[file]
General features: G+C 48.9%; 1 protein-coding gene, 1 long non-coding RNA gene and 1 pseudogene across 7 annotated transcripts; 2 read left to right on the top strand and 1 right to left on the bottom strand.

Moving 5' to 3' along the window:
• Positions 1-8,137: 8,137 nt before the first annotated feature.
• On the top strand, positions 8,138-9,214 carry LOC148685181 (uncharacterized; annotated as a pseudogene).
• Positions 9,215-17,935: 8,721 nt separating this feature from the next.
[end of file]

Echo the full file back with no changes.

General features: G+C 48.9%; 1 protein-coding gene, 1 long non-coding RNA gene and 1 pseudogene across 7 annotated transcripts; 2 read left to right on the top strand and 1 right to left on the bottom strand.

Moving 5' to 3' along the window:
• Positions 1-8,137: 8,137 nt before the first annotated feature.
• On the top strand, positions 8,138-9,214 carry LOC148685181 (uncharacterized; annotated as a pseudogene).
• Positions 9,215-17,935: 8,721 nt separating this feature from the next.